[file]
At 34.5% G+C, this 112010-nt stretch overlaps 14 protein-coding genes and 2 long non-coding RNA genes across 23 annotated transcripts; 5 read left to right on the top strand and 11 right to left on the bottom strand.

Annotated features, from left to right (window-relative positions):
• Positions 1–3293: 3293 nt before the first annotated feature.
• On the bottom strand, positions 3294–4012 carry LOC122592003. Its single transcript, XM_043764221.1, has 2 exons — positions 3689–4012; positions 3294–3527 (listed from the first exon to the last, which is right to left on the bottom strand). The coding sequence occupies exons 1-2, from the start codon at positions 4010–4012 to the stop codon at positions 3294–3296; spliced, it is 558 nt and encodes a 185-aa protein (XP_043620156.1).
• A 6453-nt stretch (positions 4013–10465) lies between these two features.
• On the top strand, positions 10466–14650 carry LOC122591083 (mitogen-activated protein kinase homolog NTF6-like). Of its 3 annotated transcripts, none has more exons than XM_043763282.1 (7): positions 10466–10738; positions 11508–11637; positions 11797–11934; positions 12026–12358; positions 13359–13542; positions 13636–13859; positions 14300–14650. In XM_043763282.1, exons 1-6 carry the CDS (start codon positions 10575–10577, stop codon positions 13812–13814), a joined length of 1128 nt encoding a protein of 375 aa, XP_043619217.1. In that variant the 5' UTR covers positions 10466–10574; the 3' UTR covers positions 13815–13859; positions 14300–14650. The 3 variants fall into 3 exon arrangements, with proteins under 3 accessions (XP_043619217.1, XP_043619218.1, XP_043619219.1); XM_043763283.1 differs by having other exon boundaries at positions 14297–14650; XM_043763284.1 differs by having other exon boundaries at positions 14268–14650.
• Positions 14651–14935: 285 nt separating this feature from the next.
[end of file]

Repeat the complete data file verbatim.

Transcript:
At 34.5% G+C, this 112010-nt stretch overlaps 14 protein-coding genes and 2 long non-coding RNA genes across 23 annotated transcripts; 5 read left to right on the top strand and 11 right to left on the bottom strand.

Annotated features, from left to right (window-relative positions):
• Positions 1–3293: 3293 nt before the first annotated feature.
• On the bottom strand, positions 3294–4012 carry LOC122592003. Its single transcript, XM_043764221.1, has 2 exons — positions 3689–4012; positions 3294–3527 (listed from the first exon to the last, which is right to left on the bottom strand). The coding sequence occupies exons 1-2, from the start codon at positions 4010–4012 to the stop codon at positions 3294–3296; spliced, it is 558 nt and encodes a 185-aa protein (XP_043620156.1).
• A 6453-nt stretch (positions 4013–10465) lies between these two features.
• On the top strand, positions 10466–14650 carry LOC122591083 (mitogen-activated protein kinase homolog NTF6-like). Of its 3 annotated transcripts, none has more exons than XM_043763282.1 (7): positions 10466–10738; positions 11508–11637; positions 11797–11934; positions 12026–12358; positions 13359–13542; positions 13636–13859; positions 14300–14650. In XM_043763282.1, exons 1-6 carry the CDS (start codon positions 10575–10577, stop codon positions 13812–13814), a joined length of 1128 nt encoding a protein of 375 aa, XP_043619217.1. In that variant the 5' UTR covers positions 10466–10574; the 3' UTR covers positions 13815–13859; positions 14300–14650. The 3 variants fall into 3 exon arrangements, with proteins under 3 accessions (XP_043619217.1, XP_043619218.1, XP_043619219.1); XM_043763283.1 differs by having other exon boundaries at positions 14297–14650; XM_043763284.1 differs by having other exon boundaries at positions 14268–14650.
• Positions 14651–14935: 285 nt separating this feature from the next.